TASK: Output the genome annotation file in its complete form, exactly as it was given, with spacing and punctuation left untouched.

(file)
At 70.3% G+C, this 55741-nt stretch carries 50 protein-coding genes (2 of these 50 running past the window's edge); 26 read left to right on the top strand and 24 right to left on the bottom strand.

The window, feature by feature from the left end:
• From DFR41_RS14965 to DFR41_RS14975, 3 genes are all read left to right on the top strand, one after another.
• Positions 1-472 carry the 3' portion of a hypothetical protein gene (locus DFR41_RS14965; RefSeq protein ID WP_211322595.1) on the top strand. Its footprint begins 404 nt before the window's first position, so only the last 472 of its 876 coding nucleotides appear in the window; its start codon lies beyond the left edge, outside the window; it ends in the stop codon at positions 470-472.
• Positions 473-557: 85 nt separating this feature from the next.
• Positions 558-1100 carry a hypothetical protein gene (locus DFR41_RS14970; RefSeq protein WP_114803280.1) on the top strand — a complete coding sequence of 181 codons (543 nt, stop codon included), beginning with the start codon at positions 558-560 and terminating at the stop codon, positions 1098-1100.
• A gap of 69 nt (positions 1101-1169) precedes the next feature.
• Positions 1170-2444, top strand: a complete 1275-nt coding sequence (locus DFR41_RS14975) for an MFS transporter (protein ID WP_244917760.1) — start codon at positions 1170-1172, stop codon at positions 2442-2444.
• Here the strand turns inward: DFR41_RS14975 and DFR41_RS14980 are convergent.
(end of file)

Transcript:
At 70.3% G+C, this 55741-nt stretch carries 50 protein-coding genes (2 of these 50 running past the window's edge); 26 read left to right on the top strand and 24 right to left on the bottom strand.

The window, feature by feature from the left end:
• From DFR41_RS14965 to DFR41_RS14975, 3 genes are all read left to right on the top strand, one after another.
• Positions 1-472 carry the 3' portion of a hypothetical protein gene (locus DFR41_RS14965; RefSeq protein ID WP_211322595.1) on the top strand. Its footprint begins 404 nt before the window's first position, so only the last 472 of its 876 coding nucleotides appear in the window; its start codon lies beyond the left edge, outside the window; it ends in the stop codon at positions 470-472.
• Positions 473-557: 85 nt separating this feature from the next.
• Positions 558-1100 carry a hypothetical protein gene (locus DFR41_RS14970; RefSeq protein WP_114803280.1) on the top strand — a complete coding sequence of 181 codons (543 nt, stop codon included), beginning with the start codon at positions 558-560 and terminating at the stop codon, positions 1098-1100.
• A gap of 69 nt (positions 1101-1169) precedes the next feature.
• Positions 1170-2444, top strand: a complete 1275-nt coding sequence (locus DFR41_RS14975) for an MFS transporter (protein ID WP_244917760.1) — start codon at positions 1170-1172, stop codon at positions 2442-2444.
• Here the strand turns inward: DFR41_RS14975 and DFR41_RS14980 are convergent.